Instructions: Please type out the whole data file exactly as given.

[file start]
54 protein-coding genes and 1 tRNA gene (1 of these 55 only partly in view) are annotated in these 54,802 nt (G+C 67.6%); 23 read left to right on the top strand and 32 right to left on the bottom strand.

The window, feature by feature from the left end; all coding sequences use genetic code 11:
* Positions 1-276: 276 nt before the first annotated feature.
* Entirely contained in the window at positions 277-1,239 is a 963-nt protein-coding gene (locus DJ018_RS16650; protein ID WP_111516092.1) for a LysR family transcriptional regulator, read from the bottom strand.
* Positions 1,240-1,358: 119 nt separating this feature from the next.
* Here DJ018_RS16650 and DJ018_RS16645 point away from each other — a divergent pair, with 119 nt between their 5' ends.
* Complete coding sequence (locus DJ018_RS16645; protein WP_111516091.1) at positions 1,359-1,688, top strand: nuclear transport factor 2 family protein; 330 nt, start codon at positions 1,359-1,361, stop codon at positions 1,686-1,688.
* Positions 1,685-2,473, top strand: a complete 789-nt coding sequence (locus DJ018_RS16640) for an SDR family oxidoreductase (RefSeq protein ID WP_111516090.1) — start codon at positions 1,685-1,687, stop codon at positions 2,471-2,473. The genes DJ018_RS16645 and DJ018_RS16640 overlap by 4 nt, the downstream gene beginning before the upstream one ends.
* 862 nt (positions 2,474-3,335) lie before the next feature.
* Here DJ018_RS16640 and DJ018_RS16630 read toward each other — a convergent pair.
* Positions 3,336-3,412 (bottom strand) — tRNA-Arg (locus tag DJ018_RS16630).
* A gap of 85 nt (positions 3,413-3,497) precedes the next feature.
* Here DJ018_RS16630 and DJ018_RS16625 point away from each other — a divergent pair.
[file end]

54 protein-coding genes and 1 tRNA gene (1 of these 55 only partly in view) are annotated in these 54,802 nt (G+C 67.6%); 23 read left to right on the top strand and 32 right to left on the bottom strand.

The window, feature by feature from the left end; all coding sequences use genetic code 11:
* Positions 1-276: 276 nt before the first annotated feature.
* Entirely contained in the window at positions 277-1,239 is a 963-nt protein-coding gene (locus DJ018_RS16650; protein ID WP_111516092.1) for a LysR family transcriptional regulator, read from the bottom strand.
* Positions 1,240-1,358: 119 nt separating this feature from the next.
* Here DJ018_RS16650 and DJ018_RS16645 point away from each other — a divergent pair, with 119 nt between their 5' ends.
* Complete coding sequence (locus DJ018_RS16645; protein WP_111516091.1) at positions 1,359-1,688, top strand: nuclear transport factor 2 family protein; 330 nt, start codon at positions 1,359-1,361, stop codon at positions 1,686-1,688.
* Positions 1,685-2,473, top strand: a complete 789-nt coding sequence (locus DJ018_RS16640) for an SDR family oxidoreductase (RefSeq protein ID WP_111516090.1) — start codon at positions 1,685-1,687, stop codon at positions 2,471-2,473. The genes DJ018_RS16645 and DJ018_RS16640 overlap by 4 nt, the downstream gene beginning before the upstream one ends.
* 862 nt (positions 2,474-3,335) lie before the next feature.
* Here DJ018_RS16640 and DJ018_RS16630 read toward each other — a convergent pair.
* Positions 3,336-3,412 (bottom strand) — tRNA-Arg (locus tag DJ018_RS16630).
* A gap of 85 nt (positions 3,413-3,497) precedes the next feature.
* Here DJ018_RS16630 and DJ018_RS16625 point away from each other — a divergent pair.